As we get into these roles and settle in, it’s good to communicate and exchange with other DEIJ leaders from other schools to learn from each other, but we need to remember that our schools are different. Comparing and contrasting schools and wanting to do the same thing as another school did can be detrimental to our work. “The process is too slow and we’re not making progress. I need to push and challenge more, just like it was done at X school.” These are some of the thoughts I’ve had before. But X school’s DEIJ journey, as well as its environment, might be different from your school. If we think of DEIJ work as a complicated marriage that’s worth fighting for, then working on your marriage using someone else’s marriage toolkit might not work. You need to find your own toolkit and that requires spending time trying different tools until you figure out which ones work for you in your context. In order to find the right tools, it is important to get to know our own individual school cultures and members. Hearing and learning from other DEIJ leaders are important as long as we remember that our situations are different.
In their book School Culture Rewired, Gruenert and Whitaker offer a list of things that convey a school culture. They suggest we look at “the social glues that hold people together, the way things are done, deeply embedded beliefs and assumptions, the pattern behavior that distinguish us from them as well as a set of behaviors that seem strange to new employees” (2014). These things will indicate what ought to be celebrated, ignored, and ultimately what to anticipate. Spending time learning about our school communities will best prepare us for our roles as it will give us the knowledge we need to make a strategic plan with actions specifically designed for our schools and communities. But this can only be effective if done, planned, and mapped in conjunction with heads of school and senior leadership where questions, apprehensions, and negotiations will inform our work ahead, which brings me to the next point.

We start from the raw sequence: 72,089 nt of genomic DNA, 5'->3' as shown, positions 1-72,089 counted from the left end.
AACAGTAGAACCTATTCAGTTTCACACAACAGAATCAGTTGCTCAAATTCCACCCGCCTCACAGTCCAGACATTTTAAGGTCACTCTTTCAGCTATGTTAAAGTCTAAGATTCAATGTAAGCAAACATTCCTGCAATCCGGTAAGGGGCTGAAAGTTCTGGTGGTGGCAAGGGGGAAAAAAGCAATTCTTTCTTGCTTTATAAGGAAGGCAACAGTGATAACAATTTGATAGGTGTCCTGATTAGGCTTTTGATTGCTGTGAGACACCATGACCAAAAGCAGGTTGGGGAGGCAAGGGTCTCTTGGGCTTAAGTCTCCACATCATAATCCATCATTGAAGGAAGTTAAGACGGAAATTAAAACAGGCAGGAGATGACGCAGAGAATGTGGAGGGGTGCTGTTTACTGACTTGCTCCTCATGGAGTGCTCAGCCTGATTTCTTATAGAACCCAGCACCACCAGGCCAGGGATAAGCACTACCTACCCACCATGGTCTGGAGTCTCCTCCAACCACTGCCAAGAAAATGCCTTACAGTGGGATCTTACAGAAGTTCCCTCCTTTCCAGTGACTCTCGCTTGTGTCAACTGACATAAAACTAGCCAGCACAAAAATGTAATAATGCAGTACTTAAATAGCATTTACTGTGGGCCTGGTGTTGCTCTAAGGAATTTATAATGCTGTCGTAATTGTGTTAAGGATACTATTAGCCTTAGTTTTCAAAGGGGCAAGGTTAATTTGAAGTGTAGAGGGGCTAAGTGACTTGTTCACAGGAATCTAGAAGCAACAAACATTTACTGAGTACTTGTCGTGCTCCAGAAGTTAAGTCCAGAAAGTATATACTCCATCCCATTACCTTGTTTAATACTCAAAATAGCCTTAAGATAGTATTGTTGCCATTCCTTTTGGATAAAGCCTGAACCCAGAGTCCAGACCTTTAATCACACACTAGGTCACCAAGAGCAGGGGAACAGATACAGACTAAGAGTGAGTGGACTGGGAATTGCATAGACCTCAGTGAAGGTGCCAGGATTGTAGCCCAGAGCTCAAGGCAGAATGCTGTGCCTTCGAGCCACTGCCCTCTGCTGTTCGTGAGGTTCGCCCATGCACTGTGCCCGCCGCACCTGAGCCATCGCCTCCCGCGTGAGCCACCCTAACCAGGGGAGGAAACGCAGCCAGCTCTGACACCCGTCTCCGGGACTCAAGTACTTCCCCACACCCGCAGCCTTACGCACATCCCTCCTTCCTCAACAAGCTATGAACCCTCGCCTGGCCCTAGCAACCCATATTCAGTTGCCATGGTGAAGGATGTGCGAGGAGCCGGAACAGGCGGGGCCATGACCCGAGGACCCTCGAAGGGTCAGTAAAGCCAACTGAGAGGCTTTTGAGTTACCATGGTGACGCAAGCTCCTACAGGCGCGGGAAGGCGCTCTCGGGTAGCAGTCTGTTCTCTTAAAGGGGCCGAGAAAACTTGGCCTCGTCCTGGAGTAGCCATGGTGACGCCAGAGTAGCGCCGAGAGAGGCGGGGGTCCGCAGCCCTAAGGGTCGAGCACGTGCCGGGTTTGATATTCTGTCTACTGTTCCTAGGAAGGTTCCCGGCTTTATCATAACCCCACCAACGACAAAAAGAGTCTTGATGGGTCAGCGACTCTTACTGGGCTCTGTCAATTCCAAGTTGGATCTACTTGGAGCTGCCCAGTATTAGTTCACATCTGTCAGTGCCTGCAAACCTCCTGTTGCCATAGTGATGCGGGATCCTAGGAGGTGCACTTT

Guide Four: Have a Shared Vision and Values
It is important that DEIJ leaders and senior leadership have a shared understanding of the job responsibilities and challenges. It is essential to sit down with senior leadership and decide on shared values and a vision of what DEIJ work will look like and how it will show up in the community. Without shared values and a shared vision, it is easy for cliques to be created. It might seem to some that only a certain group does the work and others are viewed as “not willing” to do the work. This creates division and ultimately slows down the process and progress. Remember that our job is to bring people together and avoid the “us versus them” mentality. Moreover, without shared values and a shared vision, we end up being the only ones trying to make the marriage work, which never works.